Trinity Rescue Kit allowed me to access files off a PC that wouldn’t boot into Windows

The Trinity Rescue Kit (“TRK” as I’ll refer to it in this article) is a wonderful tool to have in your tool bag if you’re an IT person. I’ve used this many times to reset the local Windows administrator password on PCs. If you’re game to navigate its text-only, non-GUI, non-mouse, user interface, then make sure you have a copy of it with you. I won’t go over how to create a bootable Trinity Rescue Kit CD because that’s on the web.

But what I will talk about is a cool way I’ve used it recently. I had a customer who recently purchased a Mac and wanted to copy her data from her old PC to it. Problem was the OS on the PC was corrupt. I tried some basic stuff to get the PC up and running. It wouldn’t boot into safe mode and an in-place upgrade wasn’t going to fit in the time frame that I needed to get the work done in.

Thankfully I had the TRK CD with me. Up until today, I’ve only used it as a local password reset tool as I mentioned. I booted it up with the intention of finding some sort of BART PE or other bootable environment so I can access the files, copy them to external storage, then copy it to the Mac.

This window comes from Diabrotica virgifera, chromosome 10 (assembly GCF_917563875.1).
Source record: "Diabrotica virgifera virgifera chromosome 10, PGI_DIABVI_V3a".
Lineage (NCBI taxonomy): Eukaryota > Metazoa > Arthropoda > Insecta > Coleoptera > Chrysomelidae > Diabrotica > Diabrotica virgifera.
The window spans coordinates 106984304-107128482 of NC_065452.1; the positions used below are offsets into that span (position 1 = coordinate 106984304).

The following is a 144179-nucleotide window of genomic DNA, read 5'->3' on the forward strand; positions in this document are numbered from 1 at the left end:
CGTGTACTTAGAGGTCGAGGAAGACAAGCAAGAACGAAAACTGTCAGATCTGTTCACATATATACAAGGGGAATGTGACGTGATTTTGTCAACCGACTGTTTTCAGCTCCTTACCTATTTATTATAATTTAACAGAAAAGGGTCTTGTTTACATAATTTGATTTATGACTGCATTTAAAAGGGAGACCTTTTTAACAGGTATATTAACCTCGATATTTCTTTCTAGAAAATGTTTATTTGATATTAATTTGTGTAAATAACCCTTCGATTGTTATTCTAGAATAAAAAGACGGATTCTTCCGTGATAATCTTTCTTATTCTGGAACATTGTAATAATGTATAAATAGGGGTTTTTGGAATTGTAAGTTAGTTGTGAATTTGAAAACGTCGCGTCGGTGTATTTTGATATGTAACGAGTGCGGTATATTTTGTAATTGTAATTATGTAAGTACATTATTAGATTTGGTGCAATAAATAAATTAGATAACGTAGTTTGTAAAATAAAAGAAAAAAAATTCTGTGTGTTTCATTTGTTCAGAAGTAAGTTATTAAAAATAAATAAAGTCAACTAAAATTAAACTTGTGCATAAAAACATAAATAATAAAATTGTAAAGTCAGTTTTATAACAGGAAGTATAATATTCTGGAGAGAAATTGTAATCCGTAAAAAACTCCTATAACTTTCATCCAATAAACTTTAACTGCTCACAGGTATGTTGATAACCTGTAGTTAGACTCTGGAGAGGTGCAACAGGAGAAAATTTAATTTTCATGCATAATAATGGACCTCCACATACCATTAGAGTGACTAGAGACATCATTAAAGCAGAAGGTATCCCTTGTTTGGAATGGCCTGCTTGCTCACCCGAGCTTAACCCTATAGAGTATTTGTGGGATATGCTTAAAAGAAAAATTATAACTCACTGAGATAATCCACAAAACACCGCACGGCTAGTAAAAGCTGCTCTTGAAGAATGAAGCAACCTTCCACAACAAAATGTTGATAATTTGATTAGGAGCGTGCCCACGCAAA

Guess what I found to my surprise which turned out to be a much better solution?

Enter TRK’s Fileserver Utility

TRK has a fileserver utility which makes it able to share files over a network. I proceeded to set up the parameters which amounted to just enabling the fileserver and setting up a user and password. Then I used TRK’s IP configuration utility to assign a fixed IP address to what it called Ethernet 0 (or 1, I forget). The adapter it found was the onboard CAT5 NIC. I just tested to see if I could ping it once the cable was plugged into the customer’s switch and used SMB from the Mac’s Finder to connect to the TRK fileserver on the old PC using the IP address I gave it then connected using the credentials I set up.

Voila! It worked! I could see the file system on the old PC from the Mac, so I copied the files over the network to the Mac user’s home folders.

The customer now has all the data she needed from her old PC. I didn’t have to repair the OS or reinstall in on the old computer. All I had to do was boot into TRK, enable the fileserver, assign a user/password, then assign a fixed IP address. The only thing that could’ve messed me up was a corrupt file system on the old hard drive, but that wasn’t the case.

Trinity Rescue Kit saved my skin again!

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